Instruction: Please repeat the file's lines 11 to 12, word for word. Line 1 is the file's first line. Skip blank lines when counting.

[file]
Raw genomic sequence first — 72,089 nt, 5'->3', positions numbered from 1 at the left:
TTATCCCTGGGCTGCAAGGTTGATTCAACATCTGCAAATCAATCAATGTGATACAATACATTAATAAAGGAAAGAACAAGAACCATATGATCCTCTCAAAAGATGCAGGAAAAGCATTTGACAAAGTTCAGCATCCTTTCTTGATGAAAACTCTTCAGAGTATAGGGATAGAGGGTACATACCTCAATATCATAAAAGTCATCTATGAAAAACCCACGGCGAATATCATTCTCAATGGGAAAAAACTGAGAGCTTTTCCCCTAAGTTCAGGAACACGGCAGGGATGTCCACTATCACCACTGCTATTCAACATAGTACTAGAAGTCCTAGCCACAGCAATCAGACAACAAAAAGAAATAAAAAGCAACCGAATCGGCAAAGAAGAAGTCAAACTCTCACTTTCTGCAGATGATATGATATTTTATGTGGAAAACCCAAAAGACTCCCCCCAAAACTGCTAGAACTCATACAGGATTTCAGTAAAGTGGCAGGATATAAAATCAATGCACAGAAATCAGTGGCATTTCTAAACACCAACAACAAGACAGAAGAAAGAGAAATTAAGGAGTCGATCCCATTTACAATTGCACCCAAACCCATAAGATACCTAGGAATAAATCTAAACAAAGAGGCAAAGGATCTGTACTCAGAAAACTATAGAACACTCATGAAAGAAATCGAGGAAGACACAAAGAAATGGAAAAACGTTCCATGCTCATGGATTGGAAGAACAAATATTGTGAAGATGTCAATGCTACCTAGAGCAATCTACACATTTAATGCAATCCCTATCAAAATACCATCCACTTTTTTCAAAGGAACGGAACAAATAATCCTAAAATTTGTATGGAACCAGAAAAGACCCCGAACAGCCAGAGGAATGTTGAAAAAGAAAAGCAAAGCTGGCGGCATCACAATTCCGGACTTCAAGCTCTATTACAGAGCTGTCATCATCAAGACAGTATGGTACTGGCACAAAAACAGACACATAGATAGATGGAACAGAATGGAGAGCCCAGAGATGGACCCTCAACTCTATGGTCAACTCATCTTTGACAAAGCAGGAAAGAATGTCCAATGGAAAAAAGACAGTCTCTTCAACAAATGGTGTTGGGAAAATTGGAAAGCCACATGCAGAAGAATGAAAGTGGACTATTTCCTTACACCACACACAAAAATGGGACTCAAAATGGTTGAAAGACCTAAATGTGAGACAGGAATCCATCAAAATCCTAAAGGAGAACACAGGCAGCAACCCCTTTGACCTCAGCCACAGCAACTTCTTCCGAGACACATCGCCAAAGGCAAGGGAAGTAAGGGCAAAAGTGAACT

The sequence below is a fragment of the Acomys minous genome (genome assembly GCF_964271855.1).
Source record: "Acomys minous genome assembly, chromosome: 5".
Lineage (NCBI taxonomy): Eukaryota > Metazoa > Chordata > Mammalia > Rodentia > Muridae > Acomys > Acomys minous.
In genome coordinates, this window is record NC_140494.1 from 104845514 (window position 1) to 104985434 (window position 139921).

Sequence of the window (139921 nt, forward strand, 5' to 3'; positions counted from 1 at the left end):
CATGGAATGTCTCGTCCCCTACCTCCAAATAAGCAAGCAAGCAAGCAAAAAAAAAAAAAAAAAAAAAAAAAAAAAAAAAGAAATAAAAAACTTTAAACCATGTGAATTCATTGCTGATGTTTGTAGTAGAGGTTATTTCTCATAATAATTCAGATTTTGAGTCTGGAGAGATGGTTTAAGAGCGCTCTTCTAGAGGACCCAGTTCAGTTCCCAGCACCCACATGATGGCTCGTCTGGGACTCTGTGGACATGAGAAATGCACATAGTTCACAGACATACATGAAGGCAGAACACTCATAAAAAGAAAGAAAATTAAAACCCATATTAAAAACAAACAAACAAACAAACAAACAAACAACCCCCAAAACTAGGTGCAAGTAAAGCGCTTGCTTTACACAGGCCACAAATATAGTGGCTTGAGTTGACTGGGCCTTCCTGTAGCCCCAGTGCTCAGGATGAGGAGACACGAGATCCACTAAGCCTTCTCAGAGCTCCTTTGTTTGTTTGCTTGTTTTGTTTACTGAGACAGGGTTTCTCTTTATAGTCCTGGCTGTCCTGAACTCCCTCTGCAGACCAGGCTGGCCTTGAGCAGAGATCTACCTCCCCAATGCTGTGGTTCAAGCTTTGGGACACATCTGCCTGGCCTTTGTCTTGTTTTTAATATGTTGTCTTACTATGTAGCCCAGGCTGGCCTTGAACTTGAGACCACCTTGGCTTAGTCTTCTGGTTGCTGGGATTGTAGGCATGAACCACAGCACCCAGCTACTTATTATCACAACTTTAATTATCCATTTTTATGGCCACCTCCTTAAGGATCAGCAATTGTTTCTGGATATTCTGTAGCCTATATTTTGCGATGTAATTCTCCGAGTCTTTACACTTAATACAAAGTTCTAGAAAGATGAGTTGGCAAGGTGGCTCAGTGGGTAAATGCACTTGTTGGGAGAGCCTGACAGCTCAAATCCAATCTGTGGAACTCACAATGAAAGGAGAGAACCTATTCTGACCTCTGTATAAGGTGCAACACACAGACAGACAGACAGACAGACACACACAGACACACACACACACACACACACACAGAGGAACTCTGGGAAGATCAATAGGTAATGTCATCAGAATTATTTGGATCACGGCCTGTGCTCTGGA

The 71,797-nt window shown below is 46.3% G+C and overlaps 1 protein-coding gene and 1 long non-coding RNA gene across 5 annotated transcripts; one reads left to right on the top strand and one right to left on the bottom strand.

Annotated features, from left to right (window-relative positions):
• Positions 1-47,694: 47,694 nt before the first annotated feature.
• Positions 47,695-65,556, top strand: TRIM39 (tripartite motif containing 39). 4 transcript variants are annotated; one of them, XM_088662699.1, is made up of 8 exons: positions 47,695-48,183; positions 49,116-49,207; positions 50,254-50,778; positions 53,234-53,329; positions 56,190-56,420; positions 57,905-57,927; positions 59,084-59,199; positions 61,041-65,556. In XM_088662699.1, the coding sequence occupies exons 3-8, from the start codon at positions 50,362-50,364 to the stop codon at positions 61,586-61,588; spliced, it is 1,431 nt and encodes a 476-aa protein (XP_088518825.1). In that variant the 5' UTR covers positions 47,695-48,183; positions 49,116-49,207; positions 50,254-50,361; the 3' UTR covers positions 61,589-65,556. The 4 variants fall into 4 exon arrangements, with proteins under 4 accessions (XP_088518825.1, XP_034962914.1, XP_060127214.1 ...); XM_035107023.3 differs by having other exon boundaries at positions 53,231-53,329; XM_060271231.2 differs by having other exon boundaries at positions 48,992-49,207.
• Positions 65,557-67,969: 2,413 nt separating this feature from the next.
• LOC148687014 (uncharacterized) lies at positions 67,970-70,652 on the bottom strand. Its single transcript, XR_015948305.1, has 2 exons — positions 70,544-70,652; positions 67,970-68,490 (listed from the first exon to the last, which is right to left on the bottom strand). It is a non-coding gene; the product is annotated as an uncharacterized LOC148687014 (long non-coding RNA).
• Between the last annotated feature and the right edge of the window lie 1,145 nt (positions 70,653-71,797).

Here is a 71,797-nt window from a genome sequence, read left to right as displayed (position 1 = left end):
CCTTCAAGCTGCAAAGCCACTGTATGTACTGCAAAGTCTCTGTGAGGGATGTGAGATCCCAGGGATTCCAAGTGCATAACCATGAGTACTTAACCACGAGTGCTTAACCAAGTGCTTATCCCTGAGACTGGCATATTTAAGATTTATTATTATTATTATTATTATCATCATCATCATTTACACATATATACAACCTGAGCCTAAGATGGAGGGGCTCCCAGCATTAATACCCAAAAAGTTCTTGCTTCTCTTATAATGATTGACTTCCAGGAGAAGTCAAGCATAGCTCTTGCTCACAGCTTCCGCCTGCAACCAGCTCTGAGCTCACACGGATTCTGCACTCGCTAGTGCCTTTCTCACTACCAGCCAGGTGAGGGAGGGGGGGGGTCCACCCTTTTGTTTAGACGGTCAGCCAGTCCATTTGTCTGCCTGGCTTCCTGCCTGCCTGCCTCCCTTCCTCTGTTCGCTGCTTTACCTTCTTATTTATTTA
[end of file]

• Positions 1-47,694: 47,694 nt before the first annotated feature.
• Positions 47,695-65,556, top strand: TRIM39 (tripartite motif containing 39). 4 transcript variants are annotated; one of them, XM_088662699.1, is made up of 8 exons: positions 47,695-48,183; positions 49,116-49,207; positions 50,254-50,778; positions 53,234-53,329; positions 56,190-56,420; positions 57,905-57,927; positions 59,084-59,199; positions 61,041-65,556. In XM_088662699.1, the coding sequence occupies exons 3-8, from the start codon at positions 50,362-50,364 to the stop codon at positions 61,586-61,588; spliced, it is 1,431 nt and encodes a 476-aa protein (XP_088518825.1). In that variant the 5' UTR covers positions 47,695-48,183; positions 49,116-49,207; positions 50,254-50,361; the 3' UTR covers positions 61,589-65,556. The 4 variants fall into 4 exon arrangements, with proteins under 4 accessions (XP_088518825.1, XP_034962914.1, XP_060127214.1 ...); XM_035107023.3 differs by having other exon boundaries at positions 53,231-53,329; XM_060271231.2 differs by having other exon boundaries at positions 48,992-49,207.